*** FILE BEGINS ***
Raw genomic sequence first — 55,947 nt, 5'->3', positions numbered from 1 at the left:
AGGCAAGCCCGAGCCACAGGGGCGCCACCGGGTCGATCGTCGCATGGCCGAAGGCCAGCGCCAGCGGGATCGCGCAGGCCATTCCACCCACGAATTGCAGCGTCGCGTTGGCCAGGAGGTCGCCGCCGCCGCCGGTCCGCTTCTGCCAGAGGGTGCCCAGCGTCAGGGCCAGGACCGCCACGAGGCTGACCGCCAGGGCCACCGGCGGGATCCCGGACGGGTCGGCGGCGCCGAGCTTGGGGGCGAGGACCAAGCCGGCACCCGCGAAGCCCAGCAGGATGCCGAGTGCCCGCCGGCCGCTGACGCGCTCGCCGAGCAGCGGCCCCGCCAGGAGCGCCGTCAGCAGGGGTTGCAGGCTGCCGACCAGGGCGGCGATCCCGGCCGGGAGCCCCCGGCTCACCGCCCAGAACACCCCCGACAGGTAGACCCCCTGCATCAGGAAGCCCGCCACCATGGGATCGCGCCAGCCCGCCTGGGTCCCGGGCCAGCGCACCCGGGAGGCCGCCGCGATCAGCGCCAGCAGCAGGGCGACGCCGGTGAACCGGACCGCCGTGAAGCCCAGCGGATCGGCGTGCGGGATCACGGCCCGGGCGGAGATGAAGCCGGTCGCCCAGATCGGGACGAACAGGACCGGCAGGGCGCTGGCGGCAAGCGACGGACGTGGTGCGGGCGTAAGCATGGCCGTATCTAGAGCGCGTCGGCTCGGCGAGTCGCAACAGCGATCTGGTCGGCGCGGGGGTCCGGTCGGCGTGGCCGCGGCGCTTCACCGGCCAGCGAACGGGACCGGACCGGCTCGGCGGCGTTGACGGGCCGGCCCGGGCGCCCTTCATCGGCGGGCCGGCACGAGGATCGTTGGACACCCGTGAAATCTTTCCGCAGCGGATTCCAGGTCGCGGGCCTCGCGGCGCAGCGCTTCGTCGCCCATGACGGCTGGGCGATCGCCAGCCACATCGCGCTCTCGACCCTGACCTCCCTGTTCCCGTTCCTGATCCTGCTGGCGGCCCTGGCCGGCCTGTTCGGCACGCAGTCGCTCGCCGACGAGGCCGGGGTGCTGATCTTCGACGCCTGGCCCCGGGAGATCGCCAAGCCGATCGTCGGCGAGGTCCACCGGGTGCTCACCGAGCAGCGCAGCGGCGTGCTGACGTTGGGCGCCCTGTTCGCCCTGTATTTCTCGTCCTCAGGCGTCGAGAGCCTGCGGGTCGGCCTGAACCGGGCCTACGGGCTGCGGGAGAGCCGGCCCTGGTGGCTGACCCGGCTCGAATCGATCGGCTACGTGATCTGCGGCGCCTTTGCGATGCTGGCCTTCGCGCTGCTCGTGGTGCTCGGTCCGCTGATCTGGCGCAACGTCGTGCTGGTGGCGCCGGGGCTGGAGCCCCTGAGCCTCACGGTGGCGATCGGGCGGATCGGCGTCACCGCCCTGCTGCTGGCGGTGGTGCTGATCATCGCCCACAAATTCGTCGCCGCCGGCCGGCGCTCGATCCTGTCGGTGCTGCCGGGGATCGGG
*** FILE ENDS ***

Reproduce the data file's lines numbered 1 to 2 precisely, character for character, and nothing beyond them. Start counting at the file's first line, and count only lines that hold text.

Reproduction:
Raw genomic sequence first — 55,947 nt, 5'->3', positions numbered from 1 at the left:
AGGCAAGCCCGAGCCACAGGGGCGCCACCGGGTCGATCGTCGCATGGCCGAAGGCCAGCGCCAGCGGGATCGCGCAGGCCATTCCACCCACGAATTGCAGCGTCGCGTTGGCCAGGAGGTCGCCGCCGCCGCCGGTCCGCTTCTGCCAGAGGGTGCCCAGCGTCAGGGCCAGGACCGCCACGAGGCTGACCGCCAGGGCCACCGGCGGGATCCCGGACGGGTCGGCGGCGCCGAGCTTGGGGGCGAGGACCAAGCCGGCACCCGCGAAGCCCAGCAGGATGCCGAGTGCCCGCCGGCCGCTGACGCGCTCGCCGAGCAGCGGCCCCGCCAGGAGCGCCGTCAGCAGGGGTTGCAGGCTGCCGACCAGGGCGGCGATCCCGGCCGGGAGCCCCCGGCTCACCGCCCAGAACACCCCCGACAGGTAGACCCCCTGCATCAGGAAGCCCGCCACCATGGGATCGCGCCAGCCCGCCTGGGTCCCGGGCCAGCGCACCCGGGAGGCCGCCGCGATCAGCGCCAGCAGCAGGGCGACGCCGGTGAACCGGACCGCCGTGAAGCCCAGCGGATCGGCGTGCGGGATCACGGCCCGGGCGGAGATGAAGCCGGTCGCCCAGATCGGGACGAACAGGACCGGCAGGGCGCTGGCGGCAAGCGACGGACGTGGTGCGGGCGTAAGCATGGCCGTATCTAGAGCGCGTCGGCTCGGCGAGTCGCAACAGCGATCTGGTCGGCGCGGGGGTCCGGTCGGCGTGGCCGCGGCGCTTCACCGGCCAGCGAACGGGACCGGACCGGCTCGGCGGCGTTGACGGGCCGGCCCGGGCGCCCTTCATCGGCGGGCCGGCACGAGGATCGTTGGACACCCGTGAAATCTTTCCGCAGCGGATTCCAGGTCGCGGGCCTCGCGGCGCAGCGCTTCGTCGCCCATGACGGCTGGGCGATCGCCAGCCACATCGCGCTCTCGACCCTGACCTCCCTGTTCCCGTTCCTGATCCTGCTGGCGGCCCTGGCCGGCCTGTTCGGCACGCAGTCGCTCGCCGACGAGGCCGGGGTGCTGATCTTCGACGCCTGGCCCCGGGAGATCGCCAAGCCGATCGTCGGCGAGGTCCACCGGGTGCTCACCGAGCAGCGCAGCGGCGTGCTGACGTTGGGCGCCCTGTTCGCCCTGTATTTCTCGTCCTCAGGCGTCGAGAGCCTGCGGGTCGGCCTGAACCGGGCCTACGGGCTGCGGGAGAGCCGGCCCTGGTGGCTGACCCGGCTCGAATCGATCGGCTACGTGATCTGCGGCGCCTTTGCGATGCTGGCCTTCGCGCTGCTCGTGGTGCTCGGTCCGCTGATCTGGCGCAACGTCGTGCTGGTGGCGCCGGGGCTGGAGCCCCTGAGCCTCACGGTGGCGATCGGGCGGATCGGCGTCACCGCCCTGCTGCTGGCGGTGGTGCTGATCATCGCCCACAAATTCGTCGCCGCCGGCCGGCGCTCGATCCTGTCGGTGCTGCCGGGGATCGGG